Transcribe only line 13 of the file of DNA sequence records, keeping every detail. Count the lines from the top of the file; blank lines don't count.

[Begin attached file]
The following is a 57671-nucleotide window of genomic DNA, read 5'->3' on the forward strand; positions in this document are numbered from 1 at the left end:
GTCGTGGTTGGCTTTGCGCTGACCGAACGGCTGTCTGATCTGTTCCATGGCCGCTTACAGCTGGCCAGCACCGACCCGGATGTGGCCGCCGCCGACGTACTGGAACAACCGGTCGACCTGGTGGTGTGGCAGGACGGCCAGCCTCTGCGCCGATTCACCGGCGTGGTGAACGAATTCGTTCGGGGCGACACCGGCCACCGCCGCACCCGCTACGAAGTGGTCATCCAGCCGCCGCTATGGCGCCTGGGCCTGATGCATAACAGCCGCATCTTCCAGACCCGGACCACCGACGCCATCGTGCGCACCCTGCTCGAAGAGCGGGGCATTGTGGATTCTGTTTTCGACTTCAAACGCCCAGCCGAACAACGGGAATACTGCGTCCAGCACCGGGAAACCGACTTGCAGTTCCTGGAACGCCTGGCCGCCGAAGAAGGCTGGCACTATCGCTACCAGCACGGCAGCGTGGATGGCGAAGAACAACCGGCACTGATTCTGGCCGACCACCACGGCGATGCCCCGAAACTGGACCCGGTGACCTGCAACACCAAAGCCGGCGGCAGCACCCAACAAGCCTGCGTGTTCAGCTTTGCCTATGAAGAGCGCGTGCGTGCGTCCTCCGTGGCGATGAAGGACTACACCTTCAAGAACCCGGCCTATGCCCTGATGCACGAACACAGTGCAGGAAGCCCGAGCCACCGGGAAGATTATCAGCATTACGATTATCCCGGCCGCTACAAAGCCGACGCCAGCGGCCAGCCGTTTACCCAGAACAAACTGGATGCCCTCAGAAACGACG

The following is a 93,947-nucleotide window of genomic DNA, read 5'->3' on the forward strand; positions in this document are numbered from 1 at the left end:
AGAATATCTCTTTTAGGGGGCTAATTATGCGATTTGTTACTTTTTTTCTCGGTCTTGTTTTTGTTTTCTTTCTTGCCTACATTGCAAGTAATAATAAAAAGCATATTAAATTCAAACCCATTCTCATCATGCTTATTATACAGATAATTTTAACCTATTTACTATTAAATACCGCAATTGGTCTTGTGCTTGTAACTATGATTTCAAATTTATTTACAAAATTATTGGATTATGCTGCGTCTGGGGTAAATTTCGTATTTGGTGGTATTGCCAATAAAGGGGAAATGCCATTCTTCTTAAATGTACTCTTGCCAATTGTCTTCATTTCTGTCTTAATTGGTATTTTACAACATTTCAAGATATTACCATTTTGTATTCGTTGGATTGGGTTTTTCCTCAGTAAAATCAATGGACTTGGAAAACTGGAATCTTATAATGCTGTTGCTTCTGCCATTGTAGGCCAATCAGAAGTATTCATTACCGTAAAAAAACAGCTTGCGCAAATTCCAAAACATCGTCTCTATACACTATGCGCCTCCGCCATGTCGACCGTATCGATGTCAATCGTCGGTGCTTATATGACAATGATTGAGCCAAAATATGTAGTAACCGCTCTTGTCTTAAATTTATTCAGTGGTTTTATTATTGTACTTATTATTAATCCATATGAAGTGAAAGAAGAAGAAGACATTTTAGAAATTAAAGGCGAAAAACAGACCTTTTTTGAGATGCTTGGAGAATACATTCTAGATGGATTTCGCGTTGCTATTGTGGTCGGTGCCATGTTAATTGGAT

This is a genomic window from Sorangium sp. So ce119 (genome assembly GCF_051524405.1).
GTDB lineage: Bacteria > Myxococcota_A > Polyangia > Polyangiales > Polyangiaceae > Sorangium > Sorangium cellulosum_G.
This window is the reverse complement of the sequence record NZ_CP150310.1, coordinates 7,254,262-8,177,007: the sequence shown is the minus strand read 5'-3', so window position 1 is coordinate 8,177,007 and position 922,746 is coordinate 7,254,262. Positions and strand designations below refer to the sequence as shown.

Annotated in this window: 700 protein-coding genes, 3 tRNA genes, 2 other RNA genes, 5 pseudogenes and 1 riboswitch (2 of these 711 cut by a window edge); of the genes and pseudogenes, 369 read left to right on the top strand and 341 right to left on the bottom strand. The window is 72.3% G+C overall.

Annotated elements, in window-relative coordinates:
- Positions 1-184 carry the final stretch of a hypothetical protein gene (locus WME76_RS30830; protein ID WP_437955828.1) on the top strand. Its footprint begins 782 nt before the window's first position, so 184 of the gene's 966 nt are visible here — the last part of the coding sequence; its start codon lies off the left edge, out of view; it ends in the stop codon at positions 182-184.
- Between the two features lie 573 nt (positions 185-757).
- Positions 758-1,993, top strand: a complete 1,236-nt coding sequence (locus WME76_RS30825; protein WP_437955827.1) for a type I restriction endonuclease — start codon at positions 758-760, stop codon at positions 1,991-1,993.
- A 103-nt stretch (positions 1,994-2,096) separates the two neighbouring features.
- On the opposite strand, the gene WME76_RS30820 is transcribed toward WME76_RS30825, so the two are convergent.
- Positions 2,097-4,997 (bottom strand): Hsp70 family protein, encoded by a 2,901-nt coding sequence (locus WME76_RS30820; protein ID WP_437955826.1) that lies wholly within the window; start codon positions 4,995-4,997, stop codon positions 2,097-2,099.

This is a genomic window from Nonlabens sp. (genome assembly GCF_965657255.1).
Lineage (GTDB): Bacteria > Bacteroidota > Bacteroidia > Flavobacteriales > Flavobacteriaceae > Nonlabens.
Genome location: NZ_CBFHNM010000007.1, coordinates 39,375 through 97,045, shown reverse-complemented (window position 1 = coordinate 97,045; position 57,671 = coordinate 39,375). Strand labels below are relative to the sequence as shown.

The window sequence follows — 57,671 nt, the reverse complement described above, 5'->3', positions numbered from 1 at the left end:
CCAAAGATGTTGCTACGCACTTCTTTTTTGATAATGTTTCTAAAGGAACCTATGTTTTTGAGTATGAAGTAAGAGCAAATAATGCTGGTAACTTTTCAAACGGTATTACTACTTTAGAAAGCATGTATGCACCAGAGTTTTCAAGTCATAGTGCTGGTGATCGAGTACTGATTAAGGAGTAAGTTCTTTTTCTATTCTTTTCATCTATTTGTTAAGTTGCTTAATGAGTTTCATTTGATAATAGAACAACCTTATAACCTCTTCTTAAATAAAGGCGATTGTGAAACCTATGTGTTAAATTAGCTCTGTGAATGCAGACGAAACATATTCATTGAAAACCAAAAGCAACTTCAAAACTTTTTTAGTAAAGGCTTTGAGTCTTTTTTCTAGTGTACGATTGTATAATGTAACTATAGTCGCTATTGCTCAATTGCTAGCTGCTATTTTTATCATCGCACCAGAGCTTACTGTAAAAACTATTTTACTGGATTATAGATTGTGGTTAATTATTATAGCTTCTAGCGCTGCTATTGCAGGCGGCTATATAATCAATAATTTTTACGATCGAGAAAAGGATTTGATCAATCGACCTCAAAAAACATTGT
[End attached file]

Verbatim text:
- A 103-nt stretch (positions 1,994-2,096) separates the two neighbouring features.